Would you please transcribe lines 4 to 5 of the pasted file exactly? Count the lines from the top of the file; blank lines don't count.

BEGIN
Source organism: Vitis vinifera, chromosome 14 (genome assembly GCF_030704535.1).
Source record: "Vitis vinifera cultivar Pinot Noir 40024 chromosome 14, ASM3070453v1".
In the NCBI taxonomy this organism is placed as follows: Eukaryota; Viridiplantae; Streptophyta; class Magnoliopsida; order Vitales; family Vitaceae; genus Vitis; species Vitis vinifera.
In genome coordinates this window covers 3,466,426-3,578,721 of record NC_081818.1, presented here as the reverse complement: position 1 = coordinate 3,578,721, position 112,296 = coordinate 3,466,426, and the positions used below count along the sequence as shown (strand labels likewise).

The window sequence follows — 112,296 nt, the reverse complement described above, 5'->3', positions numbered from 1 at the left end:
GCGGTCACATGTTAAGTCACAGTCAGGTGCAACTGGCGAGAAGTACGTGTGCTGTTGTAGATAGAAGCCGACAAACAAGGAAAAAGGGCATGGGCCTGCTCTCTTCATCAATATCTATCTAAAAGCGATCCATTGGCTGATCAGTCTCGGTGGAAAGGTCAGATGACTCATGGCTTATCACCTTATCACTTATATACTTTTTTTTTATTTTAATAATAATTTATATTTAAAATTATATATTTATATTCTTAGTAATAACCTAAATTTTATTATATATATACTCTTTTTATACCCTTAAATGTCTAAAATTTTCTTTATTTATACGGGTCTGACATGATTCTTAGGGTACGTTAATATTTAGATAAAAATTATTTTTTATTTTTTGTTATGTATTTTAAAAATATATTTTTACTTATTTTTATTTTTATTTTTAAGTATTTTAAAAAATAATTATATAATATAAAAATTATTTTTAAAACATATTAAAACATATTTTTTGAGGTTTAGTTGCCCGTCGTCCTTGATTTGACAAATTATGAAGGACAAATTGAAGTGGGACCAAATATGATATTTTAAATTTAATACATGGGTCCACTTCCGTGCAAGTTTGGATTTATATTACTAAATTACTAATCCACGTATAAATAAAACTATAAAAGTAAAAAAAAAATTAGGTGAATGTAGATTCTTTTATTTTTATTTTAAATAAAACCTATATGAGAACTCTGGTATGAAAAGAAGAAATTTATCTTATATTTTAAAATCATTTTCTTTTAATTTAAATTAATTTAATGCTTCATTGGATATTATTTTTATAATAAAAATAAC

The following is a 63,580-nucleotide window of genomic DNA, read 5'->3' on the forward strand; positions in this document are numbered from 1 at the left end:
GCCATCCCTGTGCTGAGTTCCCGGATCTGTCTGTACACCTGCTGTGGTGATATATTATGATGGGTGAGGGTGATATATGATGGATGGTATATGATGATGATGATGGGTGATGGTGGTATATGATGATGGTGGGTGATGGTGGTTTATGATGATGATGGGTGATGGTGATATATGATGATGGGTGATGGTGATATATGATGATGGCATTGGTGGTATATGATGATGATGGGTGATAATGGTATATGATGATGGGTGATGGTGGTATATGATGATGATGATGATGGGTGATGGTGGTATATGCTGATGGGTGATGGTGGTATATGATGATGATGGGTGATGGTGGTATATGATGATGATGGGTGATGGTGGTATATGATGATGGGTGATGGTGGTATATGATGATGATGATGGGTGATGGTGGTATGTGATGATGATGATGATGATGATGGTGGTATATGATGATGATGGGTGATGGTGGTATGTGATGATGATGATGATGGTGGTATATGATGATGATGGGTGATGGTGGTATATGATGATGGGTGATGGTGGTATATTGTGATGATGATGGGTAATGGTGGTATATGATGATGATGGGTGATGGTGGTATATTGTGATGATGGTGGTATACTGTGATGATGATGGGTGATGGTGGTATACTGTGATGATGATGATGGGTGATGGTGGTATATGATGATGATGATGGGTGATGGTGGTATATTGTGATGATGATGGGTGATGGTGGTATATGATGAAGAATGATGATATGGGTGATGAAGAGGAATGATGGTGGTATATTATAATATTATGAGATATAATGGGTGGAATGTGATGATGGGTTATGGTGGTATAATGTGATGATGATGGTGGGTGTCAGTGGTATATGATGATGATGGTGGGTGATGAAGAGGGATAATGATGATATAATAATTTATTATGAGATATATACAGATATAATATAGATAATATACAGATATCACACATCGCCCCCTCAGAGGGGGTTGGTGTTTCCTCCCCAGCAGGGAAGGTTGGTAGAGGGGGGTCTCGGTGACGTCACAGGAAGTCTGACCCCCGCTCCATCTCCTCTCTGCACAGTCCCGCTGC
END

In genome coordinates this window covers 3,466,426-3,578,721 of record NC_081818.1, presented here as the reverse complement: position 1 = coordinate 3,578,721, position 112,296 = coordinate 3,466,426, and the positions used below count along the sequence as shown (strand labels likewise).

The window sequence follows — 112,296 nt, the reverse complement described above, 5'->3', positions numbered from 1 at the left end: